In both spectra of Figure 8, the six carbon signals from the AGU repeat units (α-D-glucopyranose) of the starch were clearly observed between 104 and 60 ppm. The signal of C1 was located from 104 to 100 ppm, that of C4 at 82 ppm, the most intense signal between 80 and 70 ppm was attributed to C2,3 and 5, and the C6 signal was observed at 62 ppm [48]. Furthermore, the spectrum of Figure 8 shows a new signal at 64 ppm that corresponded to the tertiary carbon from the glycerol used as a plasticizer.
The 13C NMR spectrum of starch with cross-linking PEGDE (CS) is shown in Figure 8. The PEGDE presence in the sample was confirmed by the carbon signals at 72 and 61 ppm. The first was attributed to the methine connector (Cb) from the PEG cross-linking agent after the ether bond formation with one hydroxyl group (C6, C2, or C3) from the starch. The second was associated with methylene carbons in ether moieties (CH2-O-), possibly from the PEG repeat unit chain in the cross-linking agent (Ca, Cc, and Cd). Similar results were obtained by Kono [49] cross-linking carboxymethylcellulose (CMC) with PEGDE. Furthermore, the signal intensity of C1 at 104 ppm represented an increase in the amorphous structure of the starch due to the presence of glycerol (PS) and cross-linking by PEG (CS) [50]. However, in this CS film, the intensity of this signal was even higher than in the PS film, which may have been because cross-linking had a greater impact on the loss of crystallinity of the starch or because of the lower amount of water in the CS sample [51]. This was also in agreement with the moisture adsorption test for these films.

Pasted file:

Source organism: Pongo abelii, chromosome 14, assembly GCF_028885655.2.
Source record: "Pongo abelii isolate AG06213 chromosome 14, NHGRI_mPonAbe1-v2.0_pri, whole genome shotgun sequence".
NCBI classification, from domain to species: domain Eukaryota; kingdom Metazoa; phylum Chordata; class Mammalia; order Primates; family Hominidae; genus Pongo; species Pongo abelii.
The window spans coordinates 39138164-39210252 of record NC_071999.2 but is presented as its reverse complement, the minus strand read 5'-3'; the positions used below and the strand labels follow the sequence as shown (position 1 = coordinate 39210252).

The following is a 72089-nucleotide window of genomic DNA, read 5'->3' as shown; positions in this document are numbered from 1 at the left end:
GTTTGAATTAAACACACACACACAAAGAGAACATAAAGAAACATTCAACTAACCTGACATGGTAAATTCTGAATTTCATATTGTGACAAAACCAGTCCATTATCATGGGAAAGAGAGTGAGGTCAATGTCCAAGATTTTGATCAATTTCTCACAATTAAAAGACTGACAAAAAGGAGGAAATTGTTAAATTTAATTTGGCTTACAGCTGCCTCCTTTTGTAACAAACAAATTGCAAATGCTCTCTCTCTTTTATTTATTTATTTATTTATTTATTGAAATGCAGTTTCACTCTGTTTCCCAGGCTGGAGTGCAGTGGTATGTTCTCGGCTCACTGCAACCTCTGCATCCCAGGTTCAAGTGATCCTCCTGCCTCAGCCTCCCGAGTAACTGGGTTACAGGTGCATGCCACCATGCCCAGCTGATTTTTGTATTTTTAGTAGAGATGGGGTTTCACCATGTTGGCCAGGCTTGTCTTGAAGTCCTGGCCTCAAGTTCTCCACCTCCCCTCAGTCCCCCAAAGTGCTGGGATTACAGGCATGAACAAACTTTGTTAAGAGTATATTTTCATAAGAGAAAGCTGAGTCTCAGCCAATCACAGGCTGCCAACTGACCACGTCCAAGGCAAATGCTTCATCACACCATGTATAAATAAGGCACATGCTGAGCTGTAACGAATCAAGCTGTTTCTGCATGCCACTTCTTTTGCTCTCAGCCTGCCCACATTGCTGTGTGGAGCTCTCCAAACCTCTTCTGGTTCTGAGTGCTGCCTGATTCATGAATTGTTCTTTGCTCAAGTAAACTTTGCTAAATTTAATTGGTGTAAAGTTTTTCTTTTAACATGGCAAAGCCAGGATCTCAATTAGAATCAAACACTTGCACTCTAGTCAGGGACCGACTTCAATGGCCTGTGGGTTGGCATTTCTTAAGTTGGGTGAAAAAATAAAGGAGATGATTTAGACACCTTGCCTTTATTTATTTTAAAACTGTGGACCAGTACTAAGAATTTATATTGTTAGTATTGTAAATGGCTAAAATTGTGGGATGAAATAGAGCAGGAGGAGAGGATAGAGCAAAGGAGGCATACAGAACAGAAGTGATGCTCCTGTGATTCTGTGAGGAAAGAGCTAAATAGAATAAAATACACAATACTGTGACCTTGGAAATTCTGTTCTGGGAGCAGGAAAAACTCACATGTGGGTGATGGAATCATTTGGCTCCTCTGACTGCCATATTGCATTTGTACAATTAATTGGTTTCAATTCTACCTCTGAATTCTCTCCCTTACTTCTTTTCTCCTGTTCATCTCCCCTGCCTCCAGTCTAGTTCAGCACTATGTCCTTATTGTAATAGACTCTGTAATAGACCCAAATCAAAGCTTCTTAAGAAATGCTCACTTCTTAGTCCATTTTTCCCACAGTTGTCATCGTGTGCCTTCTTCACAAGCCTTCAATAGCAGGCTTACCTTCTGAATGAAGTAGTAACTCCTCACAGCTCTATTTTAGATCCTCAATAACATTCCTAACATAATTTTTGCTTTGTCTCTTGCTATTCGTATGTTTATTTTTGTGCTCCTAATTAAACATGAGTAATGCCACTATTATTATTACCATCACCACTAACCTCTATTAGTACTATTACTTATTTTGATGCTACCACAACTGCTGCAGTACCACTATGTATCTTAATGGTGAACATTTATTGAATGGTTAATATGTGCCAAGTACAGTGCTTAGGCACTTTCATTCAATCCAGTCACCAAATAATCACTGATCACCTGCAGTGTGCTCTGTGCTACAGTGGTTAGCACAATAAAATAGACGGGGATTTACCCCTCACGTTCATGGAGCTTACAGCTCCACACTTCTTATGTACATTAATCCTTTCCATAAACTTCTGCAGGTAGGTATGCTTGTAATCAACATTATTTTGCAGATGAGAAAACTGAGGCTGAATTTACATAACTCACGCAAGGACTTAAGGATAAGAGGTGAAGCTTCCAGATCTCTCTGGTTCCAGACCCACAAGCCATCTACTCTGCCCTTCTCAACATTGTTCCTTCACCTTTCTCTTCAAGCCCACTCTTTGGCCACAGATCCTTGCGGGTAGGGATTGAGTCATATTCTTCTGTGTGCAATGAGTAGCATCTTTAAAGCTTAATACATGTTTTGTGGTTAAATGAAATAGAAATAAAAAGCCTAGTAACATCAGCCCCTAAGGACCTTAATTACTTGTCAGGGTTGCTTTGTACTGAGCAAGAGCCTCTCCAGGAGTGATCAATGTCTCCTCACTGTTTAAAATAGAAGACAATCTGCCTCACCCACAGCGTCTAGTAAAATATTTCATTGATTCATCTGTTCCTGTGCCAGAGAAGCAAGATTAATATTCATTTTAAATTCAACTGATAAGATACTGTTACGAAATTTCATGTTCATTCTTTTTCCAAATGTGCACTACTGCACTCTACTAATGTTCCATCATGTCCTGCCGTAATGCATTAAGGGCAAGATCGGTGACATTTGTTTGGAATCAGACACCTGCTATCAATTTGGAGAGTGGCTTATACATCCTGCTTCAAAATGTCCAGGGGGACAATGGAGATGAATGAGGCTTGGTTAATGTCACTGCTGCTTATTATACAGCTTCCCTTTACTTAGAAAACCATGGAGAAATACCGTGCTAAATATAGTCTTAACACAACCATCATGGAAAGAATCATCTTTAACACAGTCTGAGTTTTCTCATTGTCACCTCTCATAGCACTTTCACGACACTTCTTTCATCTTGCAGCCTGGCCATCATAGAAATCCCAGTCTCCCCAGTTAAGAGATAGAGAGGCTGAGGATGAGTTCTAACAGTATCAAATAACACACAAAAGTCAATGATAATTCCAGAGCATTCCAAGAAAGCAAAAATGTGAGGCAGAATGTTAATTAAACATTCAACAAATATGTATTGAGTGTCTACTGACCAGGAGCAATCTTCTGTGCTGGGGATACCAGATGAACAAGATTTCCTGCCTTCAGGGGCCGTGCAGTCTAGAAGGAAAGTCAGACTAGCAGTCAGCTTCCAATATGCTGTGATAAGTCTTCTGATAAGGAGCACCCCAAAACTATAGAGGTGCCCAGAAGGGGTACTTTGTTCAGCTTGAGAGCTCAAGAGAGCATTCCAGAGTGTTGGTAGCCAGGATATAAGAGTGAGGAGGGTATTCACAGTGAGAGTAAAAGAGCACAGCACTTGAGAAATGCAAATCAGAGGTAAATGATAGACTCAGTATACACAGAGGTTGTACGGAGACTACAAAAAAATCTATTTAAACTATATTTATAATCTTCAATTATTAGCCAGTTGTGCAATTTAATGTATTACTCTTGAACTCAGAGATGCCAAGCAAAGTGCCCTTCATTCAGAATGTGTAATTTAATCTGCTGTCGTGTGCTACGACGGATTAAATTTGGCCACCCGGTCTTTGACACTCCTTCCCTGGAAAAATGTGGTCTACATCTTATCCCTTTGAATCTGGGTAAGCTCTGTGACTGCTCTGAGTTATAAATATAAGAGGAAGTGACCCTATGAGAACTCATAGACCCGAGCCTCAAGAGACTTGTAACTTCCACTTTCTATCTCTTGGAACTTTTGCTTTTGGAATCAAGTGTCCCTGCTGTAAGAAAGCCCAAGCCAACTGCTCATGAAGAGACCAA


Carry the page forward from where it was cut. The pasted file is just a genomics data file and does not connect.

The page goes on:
3.3.3. X-ray Diffraction Analysis (XRD)

The crystallinity of native fibers and MFC was documented in a previous publication [25]. The calculated relative crystallinity index (Cr.I.) showed values ranging from 80 to 85, with the highest values observed in the microfibrillated cellulose.
Changes in the crystallinity of the films were evaluated as an effect of destructuring, cross-linking, and the incorporation of the MFC reinforcement through X-ray diffraction analysis. Figure 9 shows the crystallographic patterns obtained for the films and their references. Firstly, it is possible to observe that the native starch showed a type A pattern typical of cereals, which has been reported to be characteristic of corn starch, presenting the four distinctive peaks, two individual peaks at 15° and 23° and a doublet between approximately 17° and 18° [42,52,53].